Background: Aldosterone has long been known to control water and electrolyte balance by acting on mineralocorticoid receptors in kidney. However, recent studies identified these classic receptors also in the vascular system. Indeed, aldosterone alters structure and function of human endothelium. We applied nanotechniques to detect these changes.
Methods: Experiments were performed in cultured monolayers of human umbilical vein endothelial cells (HUVECs). Ten nanomoles per liter aldosterone or solvent (control) was added to the culture medium for 72 hours. Atomic force microscopy (AFM) was used as a nanotool that physically interacts with the cell surface. In the monolayer we measured cell volume, apical cell surface, and cell stiffness.
Results: Volume, apical surface area, and stiffness of individual cells increased in response to aldosterone by 18% (P < 0.05), 64% (P < 0.001), and 78% (P < 0.01), respectively. Imaging of the cell-to-cell contacts disclosed gaps in response to aldosterone. Furthermore, underneath the monolayer we detected an aldosterone-induced increase of protein deposition by 58% (P < 0.001).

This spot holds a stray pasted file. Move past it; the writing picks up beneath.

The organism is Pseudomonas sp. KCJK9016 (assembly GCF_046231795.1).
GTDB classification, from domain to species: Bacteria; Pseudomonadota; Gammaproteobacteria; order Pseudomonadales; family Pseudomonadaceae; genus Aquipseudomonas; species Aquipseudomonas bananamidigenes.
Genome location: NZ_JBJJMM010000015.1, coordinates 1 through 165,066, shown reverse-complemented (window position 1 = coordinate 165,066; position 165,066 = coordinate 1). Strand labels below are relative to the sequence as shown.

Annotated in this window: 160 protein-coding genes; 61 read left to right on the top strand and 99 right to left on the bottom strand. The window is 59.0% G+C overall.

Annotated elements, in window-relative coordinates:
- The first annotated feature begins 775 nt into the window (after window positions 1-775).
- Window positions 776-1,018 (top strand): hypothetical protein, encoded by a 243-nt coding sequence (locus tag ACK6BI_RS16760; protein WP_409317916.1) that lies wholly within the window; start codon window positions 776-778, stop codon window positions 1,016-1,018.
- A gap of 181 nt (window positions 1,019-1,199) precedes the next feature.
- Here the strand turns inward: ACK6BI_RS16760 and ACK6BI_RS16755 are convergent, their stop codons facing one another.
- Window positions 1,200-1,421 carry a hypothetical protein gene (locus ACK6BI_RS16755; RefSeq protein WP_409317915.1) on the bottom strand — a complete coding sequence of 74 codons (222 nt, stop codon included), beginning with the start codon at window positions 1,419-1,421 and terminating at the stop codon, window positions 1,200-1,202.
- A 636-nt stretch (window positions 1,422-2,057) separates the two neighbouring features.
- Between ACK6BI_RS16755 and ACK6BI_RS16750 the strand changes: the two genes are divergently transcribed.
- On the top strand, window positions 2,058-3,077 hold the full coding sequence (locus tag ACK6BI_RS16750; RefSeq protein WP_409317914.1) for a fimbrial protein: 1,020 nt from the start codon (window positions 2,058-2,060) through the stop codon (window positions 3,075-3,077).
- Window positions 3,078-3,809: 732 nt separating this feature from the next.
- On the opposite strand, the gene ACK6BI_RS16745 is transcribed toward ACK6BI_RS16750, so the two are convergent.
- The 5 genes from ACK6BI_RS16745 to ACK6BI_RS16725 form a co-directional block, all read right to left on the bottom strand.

Conclusion: Aldosterone remodels human endothelium in vitro. Cells increase in size and stiffness. Protein leakage through intercellular gaps could be caused by the increased apical membrane tension. The increase in cell rigidity could trigger endothelial dysfunction observed in hyperaldosteronism.